How’s that war on workers going, Conservatives? During Senate hearings into the anti-union Bill C-377, one particularly defensive Conservative senator stood up for the integrity of the Upper Chamber by arguing that criminal charges against Senator Mike Duffy somehow prove the institution isn’t plagued by a culture of corruption. Senator Donald Plett then threw a temper tantrum, insulted a distinguished witness […]
How’s that war on workers going, Conservatives?
During Senate hearings into the anti-union Bill C-377, one particularly defensive Conservative senator stood up for the integrity of the Upper Chamber by arguing that criminal charges against Senator Mike Duffy somehow prove the institution isn’t plagued by a culture of corruption. Senator Donald Plett then threw a temper tantrum, insulted a distinguished witness and reportedly stormed out of a room otherwise dedicated to sober second thought.
The controversial Bill C-377, a private member’s bill backed enthusiastically by Prime Minister and his Cabinet, targets unions to disclose internal financial information (that employers can use against workers to manipulate labour negotiations) to the Canada Revenue Agency). Experts have pointed out it’s an unconstitutional attempt to interfere with and weaken Canadian unions.
Responding to one Conservative senator’s innuendo that labour unions are corrupt, lawyer Paul Cavalluzzo (appearing as a witness) suggested Conservative senators are probably the last people who should be lecturing anyone about corruption and transparency.
That suggestion from Cavalluzzo (who served as the senior commission counsel at the Maher Arar inquiry and more recently appointed by the Federal Minister of Justice to act as a Special Advocate in security certificate cases) didn’t sit well with Conservative Senator Donald Plett.
Watch Senator Plett tell Cavalluzzo he had “wasted” his time:
The Senate is transparent? The Senate isn’t corrupt? Really, Senator Plett?
- Last year, Conservative Senators reportedly tried to whitewash an audit of Mike Duffy’s expenses, deleting paragraphs detailing Senator Duffy’s attempt to dodge auditors and hide his expenses.
- Auditor General Michael Ferguson is slated to release what is expected to be a damning report on Senate expenses. At least 40 current and former senators recently received letters from Ferguson asking them to account for questionable expense claims. Several senators are said to have expensed over $100,000 with one reportedly billing taxpayers to the tune of $250,000.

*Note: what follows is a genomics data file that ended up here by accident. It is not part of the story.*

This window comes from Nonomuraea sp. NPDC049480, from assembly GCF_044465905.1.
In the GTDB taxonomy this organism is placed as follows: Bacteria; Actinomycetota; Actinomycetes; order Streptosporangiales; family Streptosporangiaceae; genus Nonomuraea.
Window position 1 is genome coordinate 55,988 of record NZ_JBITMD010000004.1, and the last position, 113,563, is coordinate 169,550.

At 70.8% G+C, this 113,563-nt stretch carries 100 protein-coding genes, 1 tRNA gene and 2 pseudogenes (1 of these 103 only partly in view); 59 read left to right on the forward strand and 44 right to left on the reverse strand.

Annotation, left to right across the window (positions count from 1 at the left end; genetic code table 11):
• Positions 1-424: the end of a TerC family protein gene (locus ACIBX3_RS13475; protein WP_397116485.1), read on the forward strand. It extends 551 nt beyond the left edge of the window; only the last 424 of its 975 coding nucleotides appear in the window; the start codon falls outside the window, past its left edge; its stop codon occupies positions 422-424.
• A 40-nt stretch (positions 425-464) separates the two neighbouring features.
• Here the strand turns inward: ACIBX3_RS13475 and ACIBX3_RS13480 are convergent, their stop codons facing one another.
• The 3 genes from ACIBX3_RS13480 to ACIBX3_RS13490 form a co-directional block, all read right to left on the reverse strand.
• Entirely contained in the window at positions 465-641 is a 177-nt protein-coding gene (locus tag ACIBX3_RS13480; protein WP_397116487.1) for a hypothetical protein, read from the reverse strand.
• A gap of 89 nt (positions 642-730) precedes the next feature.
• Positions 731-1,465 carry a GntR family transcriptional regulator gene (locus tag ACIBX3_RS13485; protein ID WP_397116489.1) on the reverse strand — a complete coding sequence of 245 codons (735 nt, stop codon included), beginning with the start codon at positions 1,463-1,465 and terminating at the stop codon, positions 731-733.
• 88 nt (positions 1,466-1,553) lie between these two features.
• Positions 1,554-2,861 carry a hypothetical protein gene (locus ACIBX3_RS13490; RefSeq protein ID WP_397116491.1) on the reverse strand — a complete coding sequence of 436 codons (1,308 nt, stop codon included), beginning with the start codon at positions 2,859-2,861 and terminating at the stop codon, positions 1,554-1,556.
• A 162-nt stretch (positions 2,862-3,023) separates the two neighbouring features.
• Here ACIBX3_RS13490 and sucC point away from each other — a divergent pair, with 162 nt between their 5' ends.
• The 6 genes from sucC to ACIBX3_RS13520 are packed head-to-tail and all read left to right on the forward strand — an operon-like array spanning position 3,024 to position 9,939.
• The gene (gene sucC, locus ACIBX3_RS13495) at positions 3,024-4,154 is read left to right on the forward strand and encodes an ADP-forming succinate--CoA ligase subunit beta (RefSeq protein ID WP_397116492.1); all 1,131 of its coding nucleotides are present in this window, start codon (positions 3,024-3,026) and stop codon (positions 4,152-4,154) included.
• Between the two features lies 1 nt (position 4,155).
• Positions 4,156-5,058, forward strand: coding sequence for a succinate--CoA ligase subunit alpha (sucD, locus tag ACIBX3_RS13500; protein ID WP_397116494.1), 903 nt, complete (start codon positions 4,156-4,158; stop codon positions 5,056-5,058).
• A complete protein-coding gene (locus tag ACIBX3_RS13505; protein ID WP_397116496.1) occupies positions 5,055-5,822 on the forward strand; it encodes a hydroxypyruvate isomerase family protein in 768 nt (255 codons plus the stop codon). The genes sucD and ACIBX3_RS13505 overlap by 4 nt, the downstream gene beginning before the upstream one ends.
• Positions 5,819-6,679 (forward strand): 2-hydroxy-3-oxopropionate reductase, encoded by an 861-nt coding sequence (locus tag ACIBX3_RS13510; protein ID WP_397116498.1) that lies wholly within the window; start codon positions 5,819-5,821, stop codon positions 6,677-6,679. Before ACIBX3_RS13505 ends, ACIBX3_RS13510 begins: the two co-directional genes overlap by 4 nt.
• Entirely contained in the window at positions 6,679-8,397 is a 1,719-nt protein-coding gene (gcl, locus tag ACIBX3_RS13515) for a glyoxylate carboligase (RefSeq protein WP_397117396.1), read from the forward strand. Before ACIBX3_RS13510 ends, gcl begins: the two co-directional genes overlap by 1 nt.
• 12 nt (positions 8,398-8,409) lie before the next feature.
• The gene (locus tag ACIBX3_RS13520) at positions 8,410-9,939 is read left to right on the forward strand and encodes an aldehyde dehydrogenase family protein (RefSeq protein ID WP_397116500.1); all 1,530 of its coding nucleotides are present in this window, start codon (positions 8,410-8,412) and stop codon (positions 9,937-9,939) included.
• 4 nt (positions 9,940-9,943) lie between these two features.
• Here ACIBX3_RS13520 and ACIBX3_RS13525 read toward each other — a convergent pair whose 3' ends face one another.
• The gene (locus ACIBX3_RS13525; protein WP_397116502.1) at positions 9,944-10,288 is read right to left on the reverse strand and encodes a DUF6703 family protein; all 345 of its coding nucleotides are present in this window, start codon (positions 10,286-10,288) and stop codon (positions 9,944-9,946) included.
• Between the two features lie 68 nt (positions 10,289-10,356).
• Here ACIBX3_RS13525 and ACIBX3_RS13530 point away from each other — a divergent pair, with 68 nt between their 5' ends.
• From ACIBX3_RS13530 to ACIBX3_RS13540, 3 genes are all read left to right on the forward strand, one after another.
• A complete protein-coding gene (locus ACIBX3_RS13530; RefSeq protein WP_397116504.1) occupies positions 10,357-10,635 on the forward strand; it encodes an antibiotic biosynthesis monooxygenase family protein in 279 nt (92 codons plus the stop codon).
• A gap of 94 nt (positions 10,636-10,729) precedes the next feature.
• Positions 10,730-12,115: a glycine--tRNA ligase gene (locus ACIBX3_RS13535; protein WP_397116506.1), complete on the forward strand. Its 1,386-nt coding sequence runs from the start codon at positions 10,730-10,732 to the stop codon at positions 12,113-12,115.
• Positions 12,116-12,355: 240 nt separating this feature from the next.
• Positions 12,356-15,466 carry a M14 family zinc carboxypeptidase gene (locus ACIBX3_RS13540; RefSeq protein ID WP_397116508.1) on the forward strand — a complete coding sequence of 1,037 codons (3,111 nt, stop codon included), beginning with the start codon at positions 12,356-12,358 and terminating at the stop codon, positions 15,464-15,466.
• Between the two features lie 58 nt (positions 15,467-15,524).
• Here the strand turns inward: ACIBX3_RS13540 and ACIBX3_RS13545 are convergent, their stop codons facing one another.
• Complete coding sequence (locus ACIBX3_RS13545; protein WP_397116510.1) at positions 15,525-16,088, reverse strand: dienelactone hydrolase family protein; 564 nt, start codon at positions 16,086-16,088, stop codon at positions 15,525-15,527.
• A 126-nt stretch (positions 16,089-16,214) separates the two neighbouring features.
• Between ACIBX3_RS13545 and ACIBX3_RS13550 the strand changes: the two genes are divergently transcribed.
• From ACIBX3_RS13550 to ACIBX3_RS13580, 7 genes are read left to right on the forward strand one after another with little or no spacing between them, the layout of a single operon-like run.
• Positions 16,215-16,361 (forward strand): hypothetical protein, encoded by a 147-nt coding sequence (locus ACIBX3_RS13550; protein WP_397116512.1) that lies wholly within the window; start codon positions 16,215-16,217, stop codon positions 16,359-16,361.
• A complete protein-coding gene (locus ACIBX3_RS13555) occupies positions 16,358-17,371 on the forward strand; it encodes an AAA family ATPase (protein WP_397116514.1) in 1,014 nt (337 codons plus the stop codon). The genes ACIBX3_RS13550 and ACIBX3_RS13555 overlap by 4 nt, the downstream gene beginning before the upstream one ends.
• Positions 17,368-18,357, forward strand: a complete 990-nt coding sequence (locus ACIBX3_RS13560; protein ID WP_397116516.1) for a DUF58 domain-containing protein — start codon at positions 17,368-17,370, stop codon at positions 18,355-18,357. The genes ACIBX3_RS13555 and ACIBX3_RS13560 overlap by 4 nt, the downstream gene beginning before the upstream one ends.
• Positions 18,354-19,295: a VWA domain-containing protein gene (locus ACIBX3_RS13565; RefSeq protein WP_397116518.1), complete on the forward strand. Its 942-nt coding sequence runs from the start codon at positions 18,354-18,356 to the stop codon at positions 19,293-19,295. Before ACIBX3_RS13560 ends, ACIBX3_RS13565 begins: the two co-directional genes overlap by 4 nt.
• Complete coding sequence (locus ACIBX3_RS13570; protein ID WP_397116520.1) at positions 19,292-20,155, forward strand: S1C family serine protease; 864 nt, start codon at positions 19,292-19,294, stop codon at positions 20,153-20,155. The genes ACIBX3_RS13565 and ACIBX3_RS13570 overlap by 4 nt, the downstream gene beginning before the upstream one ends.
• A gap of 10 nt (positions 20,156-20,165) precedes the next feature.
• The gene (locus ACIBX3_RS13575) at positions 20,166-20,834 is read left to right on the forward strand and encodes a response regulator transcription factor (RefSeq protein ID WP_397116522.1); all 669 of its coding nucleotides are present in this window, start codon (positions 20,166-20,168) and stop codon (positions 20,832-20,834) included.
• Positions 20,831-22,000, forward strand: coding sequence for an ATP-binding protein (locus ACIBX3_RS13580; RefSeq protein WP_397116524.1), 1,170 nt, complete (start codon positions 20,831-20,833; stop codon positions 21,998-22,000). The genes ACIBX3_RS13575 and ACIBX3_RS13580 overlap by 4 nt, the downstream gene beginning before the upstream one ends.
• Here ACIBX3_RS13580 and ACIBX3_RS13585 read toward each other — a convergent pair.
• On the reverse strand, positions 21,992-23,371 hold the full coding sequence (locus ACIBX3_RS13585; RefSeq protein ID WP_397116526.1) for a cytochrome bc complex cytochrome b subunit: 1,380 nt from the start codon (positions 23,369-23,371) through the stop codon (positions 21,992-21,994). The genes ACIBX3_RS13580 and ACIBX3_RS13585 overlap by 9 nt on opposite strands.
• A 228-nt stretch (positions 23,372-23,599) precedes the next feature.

- Senator Plett himself appears to be among the Senate’s highest rollers — a CBC investigation in 2014 found Plett had the second highest expenses in the Senate, billing taxpayers over $12,000 (mainly for first-class air travel) during one five-week period in 2012 while the Senate was debating suspending Senators Duffy, Wallin and Brazeau.
However, some Conservative senators have a better nose for hypocrisy than others.
In 2013, now retired Conservative Senator Hugh Segal opposed Bill C-377 on its last trip through the Senate, arguing it would (among other things) give employers and corporations an unfair advantage — something that could drive down wages and distort the labour market:
“The bill before us also violates solicitor-client privilege and forces upon unions in Canada disclosure levels far lower than the corporations, whether public or private or government employers with whom they might negotiate. This will actually worsen labour relations in Canada, slow economic development, and upend the balance between free collective bargaining, capital investment and return, which are vital to a strong and free mixed-market economy. As a Conservative, I oppose the upending of this balance.”
So why does Bill C-377 only target workers and not corporations?
Well, the author of the bill, Conservative backbencher Russ Hiebert, told the Senate hearings the reason he’s not targeting corporations is because the government just happens to be “focused” on going after unions this time around:
“In terms of corporations, I have frequently been asked: Why does this bill not apply to other institutions? The simple answer is: I’m focused on this category of institution, just like in the past, and legislation was brought forward to focus on charities, in 1977. Since then, they’ve had to disclose. More recently, the First Nations Transparency Act focused on that type of institution. Now they have to disclose.”
“We do it for charities. We recently extended it to First Nations. For many years we extended it to federal and provincial government Crown corporations. We have learned that transparency and accountability are good for the institutions that serve the public.”
Photo: Senate of Canada